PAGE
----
On Sept. 29, though, the Department of Education changed its guidance on the loan relief, saying Federal Family Education Loan Program and Perkins loans were no longer eligible for forgiveness. Borrowers with these loans who requested they be consolidated into the Direct Loan program before Sept. 29 “are eligible for one-time debt relief.”

The new guidance excludes some 800,000 from relief, according to NPR. However, some of these loan holders, about 1.5 million, have borrowed from both the Federal Family Education Loan Program and the Direct Loan program, and will still qualify for some relief.

But the department said it was still looking for ways to offer relief for borrowers like Brown. “[The Education Department] is assessing whether there are alternative pathways to provide relief to borrowers with federal student loans not held by [the department], including FFEL Program loans and Perkins Loans, and is discussing this with private lenders,” the new guidance said.

Taylor got his undergraduate degree from the University of Dallas using loans from the Direct Loan Program. He now has four loans totaling more than $35,000. He didn’t have a Pell Grant, so he’s eligible for only up to $10,000 in relief.

“Ms. Brown believes it is irrational, arbitrary, and unfair to exclude her from the program because her federal student loans are commercially held and not in default,” the suit says. “Mr. Taylor believes that it is irrational, arbitrary, and unfair to calculate the amount of debt forgiveness he receives based on the financial circumstances of his parents many years ago.”

The suit says they both want a chance to comment on “any proposal from the department to forgive student loan debts.” Because they weren’t given this opportunity, the suit argues the Department of Education shouldn’t be allowed to roll out the program.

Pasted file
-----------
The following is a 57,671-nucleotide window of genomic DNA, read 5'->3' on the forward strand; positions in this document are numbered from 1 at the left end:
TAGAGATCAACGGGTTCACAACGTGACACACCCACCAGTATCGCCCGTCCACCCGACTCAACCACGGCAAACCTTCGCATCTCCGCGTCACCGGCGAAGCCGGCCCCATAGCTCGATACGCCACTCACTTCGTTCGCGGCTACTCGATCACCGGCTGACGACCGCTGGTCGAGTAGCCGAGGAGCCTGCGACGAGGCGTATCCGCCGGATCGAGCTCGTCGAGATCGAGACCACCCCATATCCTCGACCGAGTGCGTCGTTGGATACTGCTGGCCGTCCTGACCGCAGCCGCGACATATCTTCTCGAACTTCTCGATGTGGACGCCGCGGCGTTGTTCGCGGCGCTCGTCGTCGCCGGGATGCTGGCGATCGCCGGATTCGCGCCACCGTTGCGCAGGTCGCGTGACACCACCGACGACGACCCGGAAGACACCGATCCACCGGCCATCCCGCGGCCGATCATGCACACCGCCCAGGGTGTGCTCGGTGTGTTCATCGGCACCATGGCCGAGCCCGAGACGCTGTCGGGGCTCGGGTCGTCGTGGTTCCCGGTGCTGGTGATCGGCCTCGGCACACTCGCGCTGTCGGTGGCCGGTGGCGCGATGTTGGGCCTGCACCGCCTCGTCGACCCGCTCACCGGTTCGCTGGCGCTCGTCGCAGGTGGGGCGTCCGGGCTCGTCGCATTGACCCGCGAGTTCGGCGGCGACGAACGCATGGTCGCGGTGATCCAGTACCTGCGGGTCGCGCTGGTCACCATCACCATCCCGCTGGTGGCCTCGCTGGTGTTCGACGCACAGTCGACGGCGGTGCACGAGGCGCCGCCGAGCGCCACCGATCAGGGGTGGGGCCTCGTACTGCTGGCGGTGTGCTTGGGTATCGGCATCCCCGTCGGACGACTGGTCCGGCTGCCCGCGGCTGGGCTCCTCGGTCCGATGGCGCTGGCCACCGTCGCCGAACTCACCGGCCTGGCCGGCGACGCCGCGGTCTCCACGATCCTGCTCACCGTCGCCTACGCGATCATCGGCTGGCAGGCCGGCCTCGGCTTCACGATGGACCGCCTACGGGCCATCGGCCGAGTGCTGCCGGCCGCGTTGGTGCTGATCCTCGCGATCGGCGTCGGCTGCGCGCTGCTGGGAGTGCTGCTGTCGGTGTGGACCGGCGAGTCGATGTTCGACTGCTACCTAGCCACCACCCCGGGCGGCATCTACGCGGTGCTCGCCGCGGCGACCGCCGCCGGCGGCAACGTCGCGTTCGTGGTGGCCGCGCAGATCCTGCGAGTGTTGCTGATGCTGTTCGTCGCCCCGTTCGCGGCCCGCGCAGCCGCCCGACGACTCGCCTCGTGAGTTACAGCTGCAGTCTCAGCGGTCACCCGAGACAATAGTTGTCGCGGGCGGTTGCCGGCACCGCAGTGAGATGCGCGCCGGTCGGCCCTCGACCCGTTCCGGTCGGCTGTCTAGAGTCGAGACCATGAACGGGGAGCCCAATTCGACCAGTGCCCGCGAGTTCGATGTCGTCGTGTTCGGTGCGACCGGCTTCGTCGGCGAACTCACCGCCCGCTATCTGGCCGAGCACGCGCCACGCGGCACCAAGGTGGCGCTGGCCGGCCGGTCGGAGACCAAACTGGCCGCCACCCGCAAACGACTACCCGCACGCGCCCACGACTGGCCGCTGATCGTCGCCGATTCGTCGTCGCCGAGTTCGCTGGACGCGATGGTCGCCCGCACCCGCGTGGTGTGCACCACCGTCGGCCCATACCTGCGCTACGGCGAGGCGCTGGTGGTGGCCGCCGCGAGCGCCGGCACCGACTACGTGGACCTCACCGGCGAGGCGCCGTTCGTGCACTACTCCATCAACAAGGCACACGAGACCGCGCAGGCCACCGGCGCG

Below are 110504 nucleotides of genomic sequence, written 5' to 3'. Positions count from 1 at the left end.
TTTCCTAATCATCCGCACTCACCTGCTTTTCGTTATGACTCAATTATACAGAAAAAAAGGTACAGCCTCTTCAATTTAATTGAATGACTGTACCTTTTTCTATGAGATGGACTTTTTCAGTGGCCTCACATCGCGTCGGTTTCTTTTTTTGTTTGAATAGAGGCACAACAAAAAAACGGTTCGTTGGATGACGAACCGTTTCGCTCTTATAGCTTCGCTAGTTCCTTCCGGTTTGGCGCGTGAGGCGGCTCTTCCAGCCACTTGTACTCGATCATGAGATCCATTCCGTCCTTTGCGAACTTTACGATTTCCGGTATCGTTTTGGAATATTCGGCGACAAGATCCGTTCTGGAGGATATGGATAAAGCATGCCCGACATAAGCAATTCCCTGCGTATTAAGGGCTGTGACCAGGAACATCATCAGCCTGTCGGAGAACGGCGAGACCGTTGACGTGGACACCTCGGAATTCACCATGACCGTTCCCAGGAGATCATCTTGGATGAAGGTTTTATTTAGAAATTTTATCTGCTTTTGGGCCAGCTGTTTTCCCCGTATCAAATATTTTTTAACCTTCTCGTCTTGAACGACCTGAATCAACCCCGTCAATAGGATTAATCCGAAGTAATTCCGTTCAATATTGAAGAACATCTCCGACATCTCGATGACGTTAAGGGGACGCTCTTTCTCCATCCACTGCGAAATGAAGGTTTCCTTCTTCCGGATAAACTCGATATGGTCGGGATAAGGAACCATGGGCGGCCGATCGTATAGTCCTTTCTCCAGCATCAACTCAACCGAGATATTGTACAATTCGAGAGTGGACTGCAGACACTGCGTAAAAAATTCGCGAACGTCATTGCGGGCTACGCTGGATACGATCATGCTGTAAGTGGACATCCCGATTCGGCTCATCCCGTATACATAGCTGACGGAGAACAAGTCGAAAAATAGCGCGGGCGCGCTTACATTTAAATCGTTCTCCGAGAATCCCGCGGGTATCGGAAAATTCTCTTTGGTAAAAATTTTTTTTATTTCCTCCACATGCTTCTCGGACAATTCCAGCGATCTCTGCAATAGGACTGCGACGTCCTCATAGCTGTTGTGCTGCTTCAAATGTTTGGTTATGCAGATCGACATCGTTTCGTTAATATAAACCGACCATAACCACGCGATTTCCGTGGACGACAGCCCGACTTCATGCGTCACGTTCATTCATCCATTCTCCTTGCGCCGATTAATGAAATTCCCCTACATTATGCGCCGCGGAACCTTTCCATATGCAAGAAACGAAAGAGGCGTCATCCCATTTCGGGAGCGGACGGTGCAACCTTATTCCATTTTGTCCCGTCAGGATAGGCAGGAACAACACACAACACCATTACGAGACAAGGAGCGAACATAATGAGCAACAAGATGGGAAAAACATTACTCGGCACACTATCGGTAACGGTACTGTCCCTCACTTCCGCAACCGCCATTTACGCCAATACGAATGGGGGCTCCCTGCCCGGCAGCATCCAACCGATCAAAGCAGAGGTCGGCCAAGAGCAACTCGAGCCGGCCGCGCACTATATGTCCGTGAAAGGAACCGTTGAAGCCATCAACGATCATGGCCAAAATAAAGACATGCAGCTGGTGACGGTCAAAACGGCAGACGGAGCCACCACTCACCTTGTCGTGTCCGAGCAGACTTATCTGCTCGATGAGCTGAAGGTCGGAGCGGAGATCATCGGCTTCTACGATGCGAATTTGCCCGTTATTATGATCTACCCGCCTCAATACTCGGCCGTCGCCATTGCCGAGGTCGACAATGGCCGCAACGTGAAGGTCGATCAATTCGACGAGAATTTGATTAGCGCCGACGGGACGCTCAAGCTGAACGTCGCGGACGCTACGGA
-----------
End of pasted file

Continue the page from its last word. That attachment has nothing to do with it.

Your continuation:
In a statement to The Associated Press on Monday, White House Spokesperson Abdullah Hasan defended the program. Hasan said in the statement, “While opponents of our plan are siding with special interests and trying every which way to keep millions of middle-class Americans in debt, the President and his Administration are fighting to lawfully give middle-class families some breathing room as they recover from the pandemic and prepare to resume loan payments in January.”

In an emailed statement to the Observer, Elain Parker, president of Job Creators Network Foundation, said even if the Biden administration rolled out programs that would offer relief to people like Brown and Taylor (in Taylor's case, more relief), the group would still have a problem with the program because of the lack of public input.

The group "believes in the rule of law, and requires government agencies to follow notice-and-comment procedures outlined in the Administrative Procedure Act [APA] when implementing new programs, like the Debt Forgiveness program we are challenging,” Parker said.

"The APA ensures that Americans have a chance to provide information about how certain government programs will impact them and provide their opinions. The government ignored the law and did not follow proper procedures when pushing out this new program that some estimate will cost over $400 billion," she added.
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Jacob Vaughn, a former Brookhaven College journalism student, has written for the Observer since 2018, first as clubs editor. More recently, he's been in the news section as a staff writer covering City Hall, the Dallas Police Department and whatever else editors throw his way.
Contact: Jacob Vaughn